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My work concerns geographies of nature, the more-than-human and the environment. In my research I attempt to stick close to the entwined, lived experiences of people and other non-humans – past, present and imaginary. My research interests fall in three main areas.
(Sub)urban naturecultures. I am currently finishing a book, Domestic Wild: Nature, memory and gardening in suburbia, which will explore how history and time are implicated in our ecological consciousness. This is based on my PhD thesis, which argued for a new micropolitics of the wild. The book focuses on how biography, memory and imagination make the ‘world’ of the garden, based empirically on the lives of everyday gardeners in London. The book brings together existing concerns within geography on more-than-human relations, memory, and landscape temporality.
- Gardening in the Anthropocene. I am interested in how new geographies of apocalypse, both imaginary and real, work at various scales, from the planetary to the local, to generate new relations between culture and nature. This involves collaborative work on geo-engineering and radical urban gardening, funded by the Carnegie Trust. Engaging with a range of work in biophilosophy and the environmental humanities, I am also interested how we can think ‘nature’ in an ostensibly new geological epoch. This also includes work as co-investigator in a major multi-disciplinary project, "Caring for the Future Through Ancestral Time", funded by the AHRC
I joined Edinburgh in 2011, after completing my PhD at King’s College London in 2010. Before taking up a position at Edinburgh, I took time out to cycle from London to Singapore. I was educated at the University of Cambridge, Canterbury University (New Zealand), and also have a background in sustainable development policy and advocacy, having worked at NGOs including Global Action Plan and Forum for the Future.
- Plants and histories of natureculture. Currently, I am developing new work on the twentieth century economy of ‘garden life’, which will investigate the globalisation and neo-liberalisation of the gardening industry. In the past I have also researched the relationships between invasive species, eco-nationalism and colonial history in Aotearoa New Zealand.
You can listen here to my talk 'The Quick and the Dead: Slugs, Slime, Fantasy' at the Sensory Worlds conference, Edinburgh, Dec 2011
Talk on 'Death, absence and afterlife in the garden', via the QMUL/Geffrye Museum's Centre for Studies of Home, June 2012
- Ginn F (2013) Domestic wild: Nature, memory and life in the suburban garden, Aldershot, Ashgate
- Ginn F (re-submitted) Sticky lives: slugs, attachment and detachment in the garden, Transaction of the Institute of British Geographers
- Ginn F (in progress) When horses won't eat: the dark ecologies of post-apocalypse, tbc
- U. Beisel, F Ginn, M Buara (under revision) More-than-human geographies: a review, tbc
- Ginn F (under revision) Putaringamotu: echoes of history in a swamp forest, Cultural Geographies
- Whale H and Ginn F (forthcoming) In the absence of sparrows, in Ashlee Cunsolo Willox and K Landman, Environment and/as Mourning, McGill-Queen's University Press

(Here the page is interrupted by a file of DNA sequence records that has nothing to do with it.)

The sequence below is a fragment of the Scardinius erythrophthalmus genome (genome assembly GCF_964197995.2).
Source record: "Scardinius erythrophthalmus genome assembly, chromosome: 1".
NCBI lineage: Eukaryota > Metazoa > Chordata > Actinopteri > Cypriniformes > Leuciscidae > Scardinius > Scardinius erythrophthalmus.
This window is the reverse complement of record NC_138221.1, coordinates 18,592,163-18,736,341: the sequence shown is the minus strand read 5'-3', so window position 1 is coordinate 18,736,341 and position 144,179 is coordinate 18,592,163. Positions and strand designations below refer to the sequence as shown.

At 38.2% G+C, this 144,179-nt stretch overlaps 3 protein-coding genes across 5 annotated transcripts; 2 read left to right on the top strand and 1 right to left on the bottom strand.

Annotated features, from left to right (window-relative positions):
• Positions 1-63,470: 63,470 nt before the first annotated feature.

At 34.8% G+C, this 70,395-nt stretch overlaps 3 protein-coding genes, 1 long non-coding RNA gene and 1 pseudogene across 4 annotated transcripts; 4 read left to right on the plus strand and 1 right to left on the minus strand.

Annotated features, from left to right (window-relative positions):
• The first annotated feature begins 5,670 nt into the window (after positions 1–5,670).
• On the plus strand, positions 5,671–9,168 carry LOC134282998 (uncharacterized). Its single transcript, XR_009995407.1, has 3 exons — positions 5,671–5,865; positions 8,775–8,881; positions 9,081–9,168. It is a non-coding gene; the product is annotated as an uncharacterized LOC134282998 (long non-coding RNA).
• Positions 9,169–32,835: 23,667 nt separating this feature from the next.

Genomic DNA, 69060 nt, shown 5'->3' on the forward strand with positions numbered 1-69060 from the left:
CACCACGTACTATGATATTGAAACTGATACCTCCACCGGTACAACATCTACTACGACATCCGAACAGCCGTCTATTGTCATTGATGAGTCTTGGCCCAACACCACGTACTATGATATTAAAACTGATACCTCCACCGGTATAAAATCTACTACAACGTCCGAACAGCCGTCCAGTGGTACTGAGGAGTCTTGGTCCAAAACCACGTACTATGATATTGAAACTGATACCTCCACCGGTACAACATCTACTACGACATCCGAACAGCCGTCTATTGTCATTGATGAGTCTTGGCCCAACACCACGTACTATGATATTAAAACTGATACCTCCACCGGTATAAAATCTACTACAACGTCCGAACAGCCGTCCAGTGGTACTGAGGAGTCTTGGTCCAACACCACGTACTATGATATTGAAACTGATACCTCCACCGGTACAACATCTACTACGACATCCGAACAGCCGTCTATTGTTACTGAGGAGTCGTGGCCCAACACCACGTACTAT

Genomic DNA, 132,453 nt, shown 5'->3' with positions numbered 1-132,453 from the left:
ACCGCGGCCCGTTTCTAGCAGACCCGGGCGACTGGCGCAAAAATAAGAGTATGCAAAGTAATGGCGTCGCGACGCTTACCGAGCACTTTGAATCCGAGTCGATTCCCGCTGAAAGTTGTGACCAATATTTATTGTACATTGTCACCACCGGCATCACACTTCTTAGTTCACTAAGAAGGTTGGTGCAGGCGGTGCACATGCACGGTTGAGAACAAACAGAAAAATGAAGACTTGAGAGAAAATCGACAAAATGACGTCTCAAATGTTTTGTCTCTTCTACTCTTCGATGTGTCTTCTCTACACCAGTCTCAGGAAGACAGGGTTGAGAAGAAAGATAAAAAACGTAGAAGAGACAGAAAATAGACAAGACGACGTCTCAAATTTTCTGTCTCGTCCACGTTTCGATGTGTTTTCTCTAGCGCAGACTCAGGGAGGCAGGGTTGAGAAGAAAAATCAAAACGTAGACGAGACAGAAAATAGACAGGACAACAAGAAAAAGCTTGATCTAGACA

- Ginn F and Francis R (2014) Urban greening and sustaining natures in London, in Lees L and Imrie R eds, Sustainable London? The future of a global city, Bristol: Policy Press
*If you do not have access to any of these just e-mail me*
- Ginn F (2013) Death, absence and afterlife in the garden, Cultural Geographies
- Ginn F (2012) Light or dark political ecologies?, BioSocieties 7, 473-477
- Ginn F (2012) Dig for Victory! New histories of wartime gardening in Britain, Journal of Historical Geography 38(3)294–305
- Mustafa D, T A Smucker, F Ginn, R Johns, S Connely (2010) Xeriscape people and the cultural politics of turf-grass transformation, Environment and Planning D: Society & Space (28)600-617
- Ginn F (2009) Colonial transformations: nature, progress and science in the Christchurch Botanic Gardens, New Zealand Geographer (65)35-47
- Ginn F (2008) Extension, subversion, containment: eco-nationalism and (post)colonial nature in Aotearoa New Zealand, Transactions of the Institute of British Geographers (33)335-53
- Ginn F (forthcoming) A perfect moral storm: the ethical tragedy of climate change – by Steven M Gardiner, Climate Law
- Ginn F (forthcoming) Nature displaced, nature displayed: Order and beauty in botanical gardens – by Nuala Johnson, Social & Cultural Geography
- Ginn F (forthcoming) Remembering, Forgetting and City Builders - by T Fenster and H Yacobi, Emotion, Society & Space
- Ginn F (2010) Geographies of Nature - by Steve Hinchliffe, Cultural Geographies 17(286-287)
- Ginn F (2010) Backyard - by L Head & P Muir, Social & Cultural Geography 11(511-512)
- Ginn F (2009) Spaces of colonialism: Delhi's urban governmentalities - by S Legg, Area 41(109-110)
- Ginn F (2007) Lawn people: how grasses, weeds and chemicals make us who we are - by P Robbins, Environment and Planning A (39)3031-3032
- Ginn F (2007) Home - by A Blunt and R Dowling, Environment and Planning A (39)2288-2289
Brett Matulis, "The Neoliberalization of Conservation in Costa Rica"
Glen Cousquer, "The mountain tourism industry: cultural conflicts, ethical dilemmas, educational outcomes and pack animal welfare"
Julian Baker, "Western Modes of Transport in Nineteenth-Century India"
Sarah Govan, "Past human interaction and landscape management in Scotland"
I am interested in supervising students in any area of nature-culture relations. Prospective students interested in working in these areas should contact me directly sending a CV and 1-2 side summary of a research proposal.
In 2011-2013 I am course co-ordinator for:
- The Nature of Geographical Knowledge